Note: This is an archived Handbook entry from 2009. Search for this in the current handbook
|Dates & Locations:|| |
This subject has the following teaching availabilities in 2009:Semester 2, - Taught on campus.
Timetable can be viewed here. For information about these dates, click here.
|Time Commitment:||Contact Hours: 2 hour lecture, 2 hour practical per week. |
Total Time Commitment: Not available
451-105 Introduction to GIS and Remote Sensing, 451-235 Spatial Databases, 451-236 Spatial Visualisation, 451-331 Spatial Analysis, 451-332 Imaging in the Geosciences, or equivalent subjects
|Recommended Background Knowledge:||None|
|Non Allowed Subjects:||None|
|Core Participation Requirements:||
For the purposes of considering request for Reasonable Adjustments under the Disability Standards for Education (Cwth 2005), and Student Support and Engagement Policy, academic requirements for this subject are articulated in the Subject Overview, Learning Outcomes, Assessment and Generic Skills sections of this entry.
It is University policy to take all reasonable steps to minimise the impact of disability upon academic study, and reasonable adjustments will be made to enhance a student's participation in the University's programs. Students who feel their disability may impact on meeting the requirements of this subject are encouraged to discuss this matter with a Faculty Student Adviser and Student Equity and Disability Support: http://services.unimelb.edu.au/disability
CoordinatorDr Joseph Henry John Leach
|Subject Overview:||Topics include: |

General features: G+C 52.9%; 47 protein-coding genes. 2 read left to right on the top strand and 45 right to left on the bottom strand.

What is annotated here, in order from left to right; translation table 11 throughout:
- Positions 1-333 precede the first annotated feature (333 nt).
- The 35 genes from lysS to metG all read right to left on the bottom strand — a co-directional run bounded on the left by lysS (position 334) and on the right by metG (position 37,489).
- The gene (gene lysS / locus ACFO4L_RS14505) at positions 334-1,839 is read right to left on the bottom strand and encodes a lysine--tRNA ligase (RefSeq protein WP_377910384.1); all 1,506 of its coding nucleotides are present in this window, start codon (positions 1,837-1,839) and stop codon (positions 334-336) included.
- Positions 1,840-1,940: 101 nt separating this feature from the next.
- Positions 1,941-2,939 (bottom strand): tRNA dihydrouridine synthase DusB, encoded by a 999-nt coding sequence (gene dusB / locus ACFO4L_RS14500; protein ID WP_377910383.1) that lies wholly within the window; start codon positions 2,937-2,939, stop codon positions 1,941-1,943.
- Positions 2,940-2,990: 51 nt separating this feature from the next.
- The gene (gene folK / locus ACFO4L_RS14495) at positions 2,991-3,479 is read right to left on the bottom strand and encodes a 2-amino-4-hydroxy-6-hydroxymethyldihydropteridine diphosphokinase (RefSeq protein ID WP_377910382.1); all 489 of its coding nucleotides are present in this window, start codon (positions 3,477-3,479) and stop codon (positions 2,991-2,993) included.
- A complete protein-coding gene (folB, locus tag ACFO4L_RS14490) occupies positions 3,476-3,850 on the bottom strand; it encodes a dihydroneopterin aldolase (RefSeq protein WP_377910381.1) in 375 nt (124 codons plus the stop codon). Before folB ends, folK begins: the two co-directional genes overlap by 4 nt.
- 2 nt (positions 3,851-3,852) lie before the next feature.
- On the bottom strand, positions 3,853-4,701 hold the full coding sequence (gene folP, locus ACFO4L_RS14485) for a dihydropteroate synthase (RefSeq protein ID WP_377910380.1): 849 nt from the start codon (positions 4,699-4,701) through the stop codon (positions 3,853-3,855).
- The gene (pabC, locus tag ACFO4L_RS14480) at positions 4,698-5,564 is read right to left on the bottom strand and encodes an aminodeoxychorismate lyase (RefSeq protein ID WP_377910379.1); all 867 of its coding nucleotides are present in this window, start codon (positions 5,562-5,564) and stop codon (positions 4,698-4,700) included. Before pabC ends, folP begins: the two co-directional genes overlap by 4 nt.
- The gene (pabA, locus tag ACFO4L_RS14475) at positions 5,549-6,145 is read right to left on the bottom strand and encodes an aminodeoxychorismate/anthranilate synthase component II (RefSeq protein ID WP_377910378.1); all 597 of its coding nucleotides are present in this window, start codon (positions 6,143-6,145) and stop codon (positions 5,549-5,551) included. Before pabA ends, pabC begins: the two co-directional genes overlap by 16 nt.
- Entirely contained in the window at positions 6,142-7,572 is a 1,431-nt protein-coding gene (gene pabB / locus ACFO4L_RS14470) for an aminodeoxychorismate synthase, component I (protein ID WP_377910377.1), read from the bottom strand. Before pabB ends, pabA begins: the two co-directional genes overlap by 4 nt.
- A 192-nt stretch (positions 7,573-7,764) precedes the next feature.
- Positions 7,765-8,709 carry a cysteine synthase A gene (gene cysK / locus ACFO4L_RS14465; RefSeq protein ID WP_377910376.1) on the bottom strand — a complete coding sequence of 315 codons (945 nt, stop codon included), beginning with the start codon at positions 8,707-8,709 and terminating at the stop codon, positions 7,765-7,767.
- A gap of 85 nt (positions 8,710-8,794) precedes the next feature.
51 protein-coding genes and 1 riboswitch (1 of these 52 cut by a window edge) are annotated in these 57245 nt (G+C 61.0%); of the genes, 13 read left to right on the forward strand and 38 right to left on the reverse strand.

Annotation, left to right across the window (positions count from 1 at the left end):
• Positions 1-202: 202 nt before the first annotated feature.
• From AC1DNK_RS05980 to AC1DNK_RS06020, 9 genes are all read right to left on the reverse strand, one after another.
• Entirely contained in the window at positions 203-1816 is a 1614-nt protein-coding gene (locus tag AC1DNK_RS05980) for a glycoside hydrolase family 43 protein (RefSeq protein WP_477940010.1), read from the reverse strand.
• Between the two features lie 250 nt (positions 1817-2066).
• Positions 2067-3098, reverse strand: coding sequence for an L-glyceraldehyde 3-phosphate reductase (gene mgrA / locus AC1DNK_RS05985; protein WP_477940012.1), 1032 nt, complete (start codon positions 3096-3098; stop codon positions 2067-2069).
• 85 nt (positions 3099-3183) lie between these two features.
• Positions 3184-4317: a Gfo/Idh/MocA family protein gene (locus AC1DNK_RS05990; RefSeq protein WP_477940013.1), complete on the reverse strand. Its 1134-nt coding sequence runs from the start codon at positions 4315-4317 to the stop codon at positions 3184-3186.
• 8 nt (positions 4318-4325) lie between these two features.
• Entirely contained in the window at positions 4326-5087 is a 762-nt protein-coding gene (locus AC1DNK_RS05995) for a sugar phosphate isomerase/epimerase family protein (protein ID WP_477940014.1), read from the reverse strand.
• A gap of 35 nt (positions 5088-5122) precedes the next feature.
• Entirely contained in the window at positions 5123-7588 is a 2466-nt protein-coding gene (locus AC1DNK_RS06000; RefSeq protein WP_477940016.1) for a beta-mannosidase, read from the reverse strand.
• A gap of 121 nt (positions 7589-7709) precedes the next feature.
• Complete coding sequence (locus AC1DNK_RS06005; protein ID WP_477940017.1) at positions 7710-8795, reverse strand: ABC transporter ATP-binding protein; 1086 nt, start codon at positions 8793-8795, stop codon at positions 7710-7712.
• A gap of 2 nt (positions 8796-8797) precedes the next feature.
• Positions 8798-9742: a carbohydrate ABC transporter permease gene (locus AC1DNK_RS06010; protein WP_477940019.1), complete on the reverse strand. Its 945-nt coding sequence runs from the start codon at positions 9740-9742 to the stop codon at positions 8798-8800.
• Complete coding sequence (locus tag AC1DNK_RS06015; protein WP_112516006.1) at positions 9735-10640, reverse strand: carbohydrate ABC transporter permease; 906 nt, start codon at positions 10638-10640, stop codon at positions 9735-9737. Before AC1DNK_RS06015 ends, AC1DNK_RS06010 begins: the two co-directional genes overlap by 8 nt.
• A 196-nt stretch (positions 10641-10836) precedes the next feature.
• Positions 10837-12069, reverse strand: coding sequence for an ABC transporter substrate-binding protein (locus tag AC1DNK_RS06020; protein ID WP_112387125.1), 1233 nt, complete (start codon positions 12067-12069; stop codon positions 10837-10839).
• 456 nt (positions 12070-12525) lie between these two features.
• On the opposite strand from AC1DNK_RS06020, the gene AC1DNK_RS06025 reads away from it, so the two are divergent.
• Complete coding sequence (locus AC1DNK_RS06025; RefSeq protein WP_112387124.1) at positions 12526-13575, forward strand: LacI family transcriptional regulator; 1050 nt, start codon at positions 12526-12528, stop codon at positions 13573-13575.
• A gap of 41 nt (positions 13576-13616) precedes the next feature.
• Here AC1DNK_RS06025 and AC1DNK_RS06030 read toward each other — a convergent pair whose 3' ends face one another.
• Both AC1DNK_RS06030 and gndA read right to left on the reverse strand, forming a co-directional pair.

• an overview of application areas in mapping; GIS application design and implementation; economical, managerial and institutional issues of GIS applications; GIS and its relation to Spatial Data Infrastructures (SDIs); GIS project feasibility studies, and GIS project realization; spatially enabled platforms to facilitate data sharing;
• applications of remote sensing in resource mapping and monitoring, in the geosciences and in engineering as well as military and social planning applications. This will include a consideration of the image processing techniques used in each application, the capabilities of current sensor systems, the difficulties of operational implementation and the future potential in each application area.
One 3-hour written examination at the end of semester (50%). Written assignments and reports on practical work over the semester: a 'major project' over the first six weeks and two written reports on practical exercises due in the last six weeks (In total 50%).
|Recommended Texts:|| |
Information Not Available
|Breadth Options:|| |
This subject is not available as a breadth subject.
|Fees Information:||Subject EFTSL, Level, Discipline & Census Date|
|Generic Skills:||• ability to apply knowledge of basic science and engineering fundamentals |
• ability to communicate effectively, not only with engineers but also with the community at large
• in-depth technical competence in at least one engineering discipline
• ability to undertake problem identification, formulation and solution
• ability to function effectively as an individual and in multi-disciplinary and multi-cultural teams, with the capacity to be a leader or manager as well as an effective team member
|Notes:||This subject is available for science credit to students enrolled in the BSc (new degree only).|
Bachelor of Geomatic Engineering |
Bachelor of Geomatic Engineering & Bach of Planning & Design(Prop&Const)
Bachelor of Geomatic Engineering and Bachelor of Arts
Bachelor of Geomatic Engineering and Bachelor of Information Systems
Bachelor of Geomatic Engineering and Bachelor of Science
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